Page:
I once was privy to a discussion where the value of target practice was being debated. The crux of the situation was that too much target practice would actually have adverse effects on a hunter when they encountered live game. The “counter” to that argument was that the more practice you have the more familiar you become with your gun, sights, trigger pull and so forth. As you can imagine, those supporting the latter point did a lot of target practice and those in favor of the former did virtually none! This becomes germane when you consider the following question: Can someone become a competent, confident pilot by only training on a simulator?
“There is no doubt about it,” Dale Wolcott, president of TURBINE TRAINING in Manhattan, Kansas shared, “there is a great deal that can be taught, and learned, through the use of a Flight Simulator.”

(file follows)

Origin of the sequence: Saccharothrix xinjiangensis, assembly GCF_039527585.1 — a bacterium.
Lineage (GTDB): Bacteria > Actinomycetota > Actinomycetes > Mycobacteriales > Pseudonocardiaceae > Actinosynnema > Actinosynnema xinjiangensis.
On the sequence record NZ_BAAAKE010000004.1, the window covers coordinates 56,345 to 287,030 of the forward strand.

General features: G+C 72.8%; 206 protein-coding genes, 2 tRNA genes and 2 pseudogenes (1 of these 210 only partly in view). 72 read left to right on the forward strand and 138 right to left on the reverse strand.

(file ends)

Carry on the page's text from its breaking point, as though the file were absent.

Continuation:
Those things include, but are not limited to:
- Hydraulic/Brake Malfunctions
- Blown Tires
- Engine Failures/Fires
- Crosswind Landings
- Comm & Nav Radio Breakdowns
“There are a couple of things that a Flight Simulator can’t provide you experience with,” Jason Wolcott, TURBINE TRAINING’s Vice President pointed out, “including High-Altitude Flight Physiology and High-Altitude Meteorology.”
The latter one has several especially interesting aspects, most notably dealing with Jet Streams. Knowing how to respond to Jet Streams, or even knowing the difference between Subtropical Jet Streams and Polar Jet Streams is valuable information that cannot be gleaned via a Flight Simulator.
Published October 13, 2015